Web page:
There’s a minor scandal at the moment about Chris Anderson’s book “Free”. Anderson seemingly used direct quotes from Wikipedia without citing the source.
I’ve no idea about the rights and wrongs of that particular case, but while I ADORE Wikipedia, because it gets you the gist of thousands of topics quickly, I’d never use it as the source material for a book.
If you’re wondering why not, here’s the reason: it’s crowd-sourced. Anyone and everyone can create and edit Wikipedia pages, with the result being that there’s no one to call to account for bad information. And if when I cite a source, I can’t say “so and so says” (after having verified that so and so is a reliable source), I won’t use that source.
There’s something badly wrong with publishing when Wikipedia is looked on as a reliable source.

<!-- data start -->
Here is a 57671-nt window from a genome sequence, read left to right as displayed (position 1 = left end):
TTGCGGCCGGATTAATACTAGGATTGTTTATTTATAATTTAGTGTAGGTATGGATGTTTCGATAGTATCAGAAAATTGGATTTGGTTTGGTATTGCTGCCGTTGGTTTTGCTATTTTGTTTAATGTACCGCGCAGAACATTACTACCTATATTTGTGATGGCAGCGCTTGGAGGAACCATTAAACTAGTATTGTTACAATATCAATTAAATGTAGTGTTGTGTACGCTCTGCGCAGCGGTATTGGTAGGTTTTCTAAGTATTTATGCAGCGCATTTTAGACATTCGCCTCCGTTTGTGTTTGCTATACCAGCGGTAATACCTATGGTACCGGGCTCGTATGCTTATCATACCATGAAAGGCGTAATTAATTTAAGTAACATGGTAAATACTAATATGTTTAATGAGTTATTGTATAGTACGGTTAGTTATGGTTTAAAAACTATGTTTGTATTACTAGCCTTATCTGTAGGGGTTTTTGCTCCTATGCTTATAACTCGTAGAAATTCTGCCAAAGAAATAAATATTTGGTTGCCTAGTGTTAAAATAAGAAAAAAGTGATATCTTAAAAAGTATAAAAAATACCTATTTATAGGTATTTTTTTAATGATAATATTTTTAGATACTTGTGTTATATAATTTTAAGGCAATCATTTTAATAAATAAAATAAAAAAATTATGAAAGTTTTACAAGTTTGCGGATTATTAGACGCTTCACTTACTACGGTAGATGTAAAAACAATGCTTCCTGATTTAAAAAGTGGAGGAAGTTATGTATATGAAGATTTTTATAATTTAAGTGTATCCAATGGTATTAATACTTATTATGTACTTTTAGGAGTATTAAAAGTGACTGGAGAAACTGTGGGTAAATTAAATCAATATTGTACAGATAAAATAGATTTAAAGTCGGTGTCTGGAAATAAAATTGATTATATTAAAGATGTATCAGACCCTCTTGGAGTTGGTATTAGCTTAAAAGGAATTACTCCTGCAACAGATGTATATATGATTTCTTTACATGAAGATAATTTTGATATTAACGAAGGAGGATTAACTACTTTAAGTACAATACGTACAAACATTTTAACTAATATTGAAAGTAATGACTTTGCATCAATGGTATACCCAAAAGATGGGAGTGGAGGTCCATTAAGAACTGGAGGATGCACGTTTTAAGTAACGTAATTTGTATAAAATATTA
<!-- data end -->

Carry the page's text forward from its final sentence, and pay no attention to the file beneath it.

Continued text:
Using Wikipedia as a source for a print book is up to you. I wouldn’t use it.
And as Whatâ€™s Right and Wrong with Media Now says, other writers may think twice now too:
“Look at what happened with the plagiarism scandal around Chris Andersonâ€™s new book. Anderson says it was a mistake around a change in how they were going to use citations, and I take him at his word. But itâ€™s safe to say any author whoâ€™d considered borrowing heavily from Wikipedia wonâ€™t now. We like to think that we act virtuously because of personal or professional pride, but nothing enforces those ethics like the real possibility of getting caught and hugely embarrassed.”
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